The politician became known as the weeping governor when in Lagos, then seat of the Federal Government, he took the plight of his people to the Federal Executive Council (FEC) meetings. At several meetings, Mbakwe, unable to hold back his emotions, wept over the dwindling fortunes of the Igbo.
The more he wept and was consoled, the more the people loved him.
His passion for the electorate gave him a second term ticket until the military struck in 1983.
He had his primary education at Avutu Primary School in 1937 and attended Teachers Training College, Oleh, Isoko between 1946-47.
In 1952, he proceeded to Fourah Bay College, Sierra-Leone for his higher education.
He later attended the University of Manchester, England, between 1953-56, from where he proceeded to the University of Hull, England from 1956-58. In pursuit of his legal education, he sought and obtained admission to the Inns of Court School, London between 1958-59.
The other universities he attended were the School of African and Oriental Studies, University of London; University of Nigeria Nsukka and University of Lagos. He was called to the Lincoln's Inn, English Bar, London in 1959. Thereafter, he returned to Nigeria to practise law in Port Harcourt in the same year (1959).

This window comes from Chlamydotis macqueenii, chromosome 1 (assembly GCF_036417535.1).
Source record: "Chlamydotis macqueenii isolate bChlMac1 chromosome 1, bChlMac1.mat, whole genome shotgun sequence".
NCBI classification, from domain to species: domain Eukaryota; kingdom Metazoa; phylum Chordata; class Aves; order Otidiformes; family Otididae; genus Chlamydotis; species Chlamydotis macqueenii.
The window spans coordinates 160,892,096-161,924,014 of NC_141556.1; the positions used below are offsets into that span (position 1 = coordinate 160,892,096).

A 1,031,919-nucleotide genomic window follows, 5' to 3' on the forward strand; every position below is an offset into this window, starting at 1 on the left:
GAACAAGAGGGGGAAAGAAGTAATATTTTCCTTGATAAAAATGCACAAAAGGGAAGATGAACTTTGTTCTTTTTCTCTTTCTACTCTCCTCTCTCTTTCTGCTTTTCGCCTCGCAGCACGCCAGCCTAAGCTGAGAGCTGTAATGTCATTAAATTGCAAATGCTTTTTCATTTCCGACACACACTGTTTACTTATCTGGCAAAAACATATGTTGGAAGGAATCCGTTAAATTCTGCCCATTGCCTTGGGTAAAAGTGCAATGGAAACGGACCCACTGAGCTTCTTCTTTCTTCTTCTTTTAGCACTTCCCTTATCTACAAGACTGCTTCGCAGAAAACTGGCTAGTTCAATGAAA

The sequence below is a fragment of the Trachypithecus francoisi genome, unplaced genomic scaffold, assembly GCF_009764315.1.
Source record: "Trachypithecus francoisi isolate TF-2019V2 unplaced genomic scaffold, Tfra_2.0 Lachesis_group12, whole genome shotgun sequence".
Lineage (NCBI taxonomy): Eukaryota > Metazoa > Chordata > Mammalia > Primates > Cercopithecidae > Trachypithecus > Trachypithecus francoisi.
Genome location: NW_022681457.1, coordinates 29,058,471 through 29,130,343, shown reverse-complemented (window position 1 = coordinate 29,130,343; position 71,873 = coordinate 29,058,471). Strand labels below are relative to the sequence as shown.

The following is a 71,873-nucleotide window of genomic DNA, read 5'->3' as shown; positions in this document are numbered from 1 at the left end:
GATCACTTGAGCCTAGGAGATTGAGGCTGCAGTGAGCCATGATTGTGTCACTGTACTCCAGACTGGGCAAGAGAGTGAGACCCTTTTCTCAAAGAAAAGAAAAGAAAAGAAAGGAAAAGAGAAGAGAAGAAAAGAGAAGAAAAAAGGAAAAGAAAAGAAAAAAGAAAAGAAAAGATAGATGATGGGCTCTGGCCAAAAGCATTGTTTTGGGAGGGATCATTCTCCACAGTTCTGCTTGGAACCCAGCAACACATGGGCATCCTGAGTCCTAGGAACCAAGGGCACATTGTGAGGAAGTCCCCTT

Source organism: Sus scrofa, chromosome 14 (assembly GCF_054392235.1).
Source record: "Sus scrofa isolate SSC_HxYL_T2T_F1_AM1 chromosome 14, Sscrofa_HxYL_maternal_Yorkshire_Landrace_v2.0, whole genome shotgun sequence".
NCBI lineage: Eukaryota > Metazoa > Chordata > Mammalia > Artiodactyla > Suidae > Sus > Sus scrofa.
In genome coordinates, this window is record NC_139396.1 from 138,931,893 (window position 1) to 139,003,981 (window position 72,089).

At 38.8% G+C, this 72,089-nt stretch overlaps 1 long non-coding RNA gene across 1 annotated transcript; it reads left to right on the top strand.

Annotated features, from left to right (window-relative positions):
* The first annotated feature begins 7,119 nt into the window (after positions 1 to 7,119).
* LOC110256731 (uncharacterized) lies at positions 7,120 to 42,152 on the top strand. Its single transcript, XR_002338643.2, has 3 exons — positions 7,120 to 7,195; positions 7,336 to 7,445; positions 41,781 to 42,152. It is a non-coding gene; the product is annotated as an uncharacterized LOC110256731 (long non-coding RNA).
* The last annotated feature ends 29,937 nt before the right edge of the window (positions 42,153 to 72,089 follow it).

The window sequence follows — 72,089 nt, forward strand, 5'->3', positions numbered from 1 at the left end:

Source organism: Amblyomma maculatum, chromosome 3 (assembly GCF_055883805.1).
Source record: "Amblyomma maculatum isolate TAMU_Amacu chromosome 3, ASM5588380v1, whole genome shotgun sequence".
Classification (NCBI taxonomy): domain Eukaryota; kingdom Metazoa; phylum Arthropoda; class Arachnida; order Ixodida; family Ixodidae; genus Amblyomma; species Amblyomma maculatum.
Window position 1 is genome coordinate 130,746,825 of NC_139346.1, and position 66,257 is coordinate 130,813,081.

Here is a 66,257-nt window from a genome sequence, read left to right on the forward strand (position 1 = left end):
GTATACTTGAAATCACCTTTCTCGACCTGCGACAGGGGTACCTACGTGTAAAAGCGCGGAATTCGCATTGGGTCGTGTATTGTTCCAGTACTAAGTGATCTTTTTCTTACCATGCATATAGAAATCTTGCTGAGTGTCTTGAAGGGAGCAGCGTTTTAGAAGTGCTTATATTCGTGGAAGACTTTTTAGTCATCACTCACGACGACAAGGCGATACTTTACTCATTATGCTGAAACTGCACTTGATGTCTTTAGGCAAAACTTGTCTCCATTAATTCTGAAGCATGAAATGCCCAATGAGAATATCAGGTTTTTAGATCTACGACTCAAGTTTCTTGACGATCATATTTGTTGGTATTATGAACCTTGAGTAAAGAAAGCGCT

Mbakwe began his journey into politics in 1978 when he was made a member of the Constituent Assembly.
He was elected Executive Governor of old Imo State on the platform of the defunct Nigerian People's Party (NPP).
In the wake of the aborted Third Republic, he had a stint with the then Social Democratic Party (SDP).
While in active politics, he was generally a controversial figure. One such instance was when he recommended that only politicians seeking public office who had prison experience would be best suited to contest leadership positions in the country.
Addressing supporters of the National Unity Club (NUC) in Aba in September 1995, he advised aspiring politicians to go into prison custody "even for one day," apparently to taste what hardship and discipline is all about.
"If you have not been in prison before, that will be your baptism and qualification. You will learn from the prison yard that not all those in detention are criminals," he stated.
One other controversial period of his life was when he resigned from active politics in annoyance in March 1993 during the countdown to the June 1993 general elections. Chief Mbakwe, reported to be one of the national chairmanship aspirants of the SDP, had said that he decided to bow out of active politics because of the circumstances of his disqualification.
The former governor first took ill in February 2002, following which he was flown abroad for medical treatment in view of his deteriorating health.
He was flown to a German hospital after taking "seriously ill" in his home town.
His recent trip abroad, it was learnt, might have been facilitated with a $20,000 released to the family by the Imo State Government.
Governor Udenwa, who made the donation at Mbakwe's compound in Avutu, had described the former civilian governor as the father of the state and expressed the desire of the people to see him "hale and hearty again."